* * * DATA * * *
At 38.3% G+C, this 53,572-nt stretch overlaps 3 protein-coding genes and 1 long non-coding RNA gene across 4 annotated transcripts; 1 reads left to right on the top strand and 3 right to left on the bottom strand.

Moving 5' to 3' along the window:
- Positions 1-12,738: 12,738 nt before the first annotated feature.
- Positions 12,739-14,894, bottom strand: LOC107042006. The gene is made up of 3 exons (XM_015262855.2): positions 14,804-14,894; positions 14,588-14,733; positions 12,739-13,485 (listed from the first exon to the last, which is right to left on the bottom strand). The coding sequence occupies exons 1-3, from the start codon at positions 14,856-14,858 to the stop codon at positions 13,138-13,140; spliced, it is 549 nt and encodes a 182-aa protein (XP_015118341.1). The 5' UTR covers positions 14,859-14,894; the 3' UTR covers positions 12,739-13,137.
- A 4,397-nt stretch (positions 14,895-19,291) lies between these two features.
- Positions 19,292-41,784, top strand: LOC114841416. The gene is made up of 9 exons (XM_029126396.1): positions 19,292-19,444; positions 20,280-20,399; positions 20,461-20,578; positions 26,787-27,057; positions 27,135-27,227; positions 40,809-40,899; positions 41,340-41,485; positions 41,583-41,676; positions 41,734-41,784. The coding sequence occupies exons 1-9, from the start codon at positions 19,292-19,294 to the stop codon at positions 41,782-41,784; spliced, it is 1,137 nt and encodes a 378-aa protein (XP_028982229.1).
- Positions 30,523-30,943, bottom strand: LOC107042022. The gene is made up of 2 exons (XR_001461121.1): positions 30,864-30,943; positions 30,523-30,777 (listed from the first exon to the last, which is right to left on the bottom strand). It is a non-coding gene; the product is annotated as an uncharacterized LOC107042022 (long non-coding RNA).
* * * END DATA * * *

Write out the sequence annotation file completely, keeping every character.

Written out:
At 38.3% G+C, this 53,572-nt stretch overlaps 3 protein-coding genes and 1 long non-coding RNA gene across 4 annotated transcripts; 1 reads left to right on the top strand and 3 right to left on the bottom strand.

Moving 5' to 3' along the window:
- Positions 1-12,738: 12,738 nt before the first annotated feature.
- Positions 12,739-14,894, bottom strand: LOC107042006. The gene is made up of 3 exons (XM_015262855.2): positions 14,804-14,894; positions 14,588-14,733; positions 12,739-13,485 (listed from the first exon to the last, which is right to left on the bottom strand). The coding sequence occupies exons 1-3, from the start codon at positions 14,856-14,858 to the stop codon at positions 13,138-13,140; spliced, it is 549 nt and encodes a 182-aa protein (XP_015118341.1). The 5' UTR covers positions 14,859-14,894; the 3' UTR covers positions 12,739-13,137.
- A 4,397-nt stretch (positions 14,895-19,291) lies between these two features.
- Positions 19,292-41,784, top strand: LOC114841416. The gene is made up of 9 exons (XM_029126396.1): positions 19,292-19,444; positions 20,280-20,399; positions 20,461-20,578; positions 26,787-27,057; positions 27,135-27,227; positions 40,809-40,899; positions 41,340-41,485; positions 41,583-41,676; positions 41,734-41,784. The coding sequence occupies exons 1-9, from the start codon at positions 19,292-19,294 to the stop codon at positions 41,782-41,784; spliced, it is 1,137 nt and encodes a 378-aa protein (XP_028982229.1).
- Positions 30,523-30,943, bottom strand: LOC107042022. The gene is made up of 2 exons (XR_001461121.1): positions 30,864-30,943; positions 30,523-30,777 (listed from the first exon to the last, which is right to left on the bottom strand). It is a non-coding gene; the product is annotated as an uncharacterized LOC107042022 (long non-coding RNA).